Molecular Replacement


One of the biggest challenges in crystallography is the phase problem, which can be addressed with experimental phasing methods. A popular alternative approach is molecular replacement (MR), which uses known structures to solve the phase problem. When a structurally similar model (e.g., a homologue) is available, this model is computationally placed in the unit cell containing the unknown structure. An initial electron density map is then calculated with the phases from the homologue and the observed structure factors.

The success of MR calculations depends on how much signal can be extracted from the data using the particular model, which in turn depends on a combination of the model quality and completeness, data resolution, and number of diffraction observations. For crystals of medium-sized proteins diffracting to moderate resolution, for example, the sequence identity between the molecule and homologue should be >25-30% and the r.m.s. deviation between C⍺ atoms should be <2.0 Å.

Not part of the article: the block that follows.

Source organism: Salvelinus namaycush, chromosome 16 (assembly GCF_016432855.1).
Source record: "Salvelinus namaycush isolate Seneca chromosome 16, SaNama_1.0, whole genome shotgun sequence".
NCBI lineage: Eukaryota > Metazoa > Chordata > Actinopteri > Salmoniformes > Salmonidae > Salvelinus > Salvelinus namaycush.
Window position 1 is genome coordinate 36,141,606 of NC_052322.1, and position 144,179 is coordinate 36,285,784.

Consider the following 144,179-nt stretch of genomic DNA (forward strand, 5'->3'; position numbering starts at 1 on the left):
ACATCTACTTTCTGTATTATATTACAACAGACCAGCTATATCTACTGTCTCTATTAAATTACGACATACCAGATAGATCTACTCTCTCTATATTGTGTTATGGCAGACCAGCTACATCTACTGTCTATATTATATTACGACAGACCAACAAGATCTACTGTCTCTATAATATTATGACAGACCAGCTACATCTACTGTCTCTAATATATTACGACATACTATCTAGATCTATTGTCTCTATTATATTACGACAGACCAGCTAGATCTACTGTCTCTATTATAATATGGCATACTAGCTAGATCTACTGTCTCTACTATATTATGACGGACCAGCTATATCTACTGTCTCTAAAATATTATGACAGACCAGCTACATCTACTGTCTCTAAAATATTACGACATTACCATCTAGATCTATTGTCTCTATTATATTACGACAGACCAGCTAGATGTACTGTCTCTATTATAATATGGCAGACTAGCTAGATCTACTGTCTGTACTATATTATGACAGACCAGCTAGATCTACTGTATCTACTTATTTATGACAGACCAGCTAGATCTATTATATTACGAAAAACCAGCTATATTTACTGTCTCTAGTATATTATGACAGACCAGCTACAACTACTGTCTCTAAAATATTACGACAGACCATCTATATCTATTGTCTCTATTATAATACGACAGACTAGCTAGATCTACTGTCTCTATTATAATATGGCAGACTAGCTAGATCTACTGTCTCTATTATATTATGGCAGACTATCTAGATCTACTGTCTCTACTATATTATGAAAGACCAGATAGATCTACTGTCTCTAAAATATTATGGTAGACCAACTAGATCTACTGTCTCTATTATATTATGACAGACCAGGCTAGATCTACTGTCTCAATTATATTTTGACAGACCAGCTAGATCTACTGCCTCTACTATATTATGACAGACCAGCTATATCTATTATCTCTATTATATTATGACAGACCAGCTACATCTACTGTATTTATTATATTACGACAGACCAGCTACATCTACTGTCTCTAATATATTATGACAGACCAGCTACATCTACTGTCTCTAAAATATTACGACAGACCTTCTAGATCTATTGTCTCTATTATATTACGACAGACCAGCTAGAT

In Phenix, the primary program for performing molecular replacement is Phaser. This requires experimental diffraction data, atomic model(s), the sequence of the molecule in the crystal, and typically some estimate of the number of molecules in the crystal. Phaser uses maximum-likelihood algorithms to determine the rotation of the model(s) with respect to the unit cell, and then the translation of the rotated model(s) within the unit cell. The output of this process, if successful, is a model file containing the placed model(s) and an MTZ file containing coefficients for the electron density made using the placed model(s) and the observed experimental amplitudes. For an introduction to molecular replacement in Phenix, click here.

How to use the Phaser GUI in Phenix: Click here

Phenix reference manual for Phaser.

Common issues

Related programs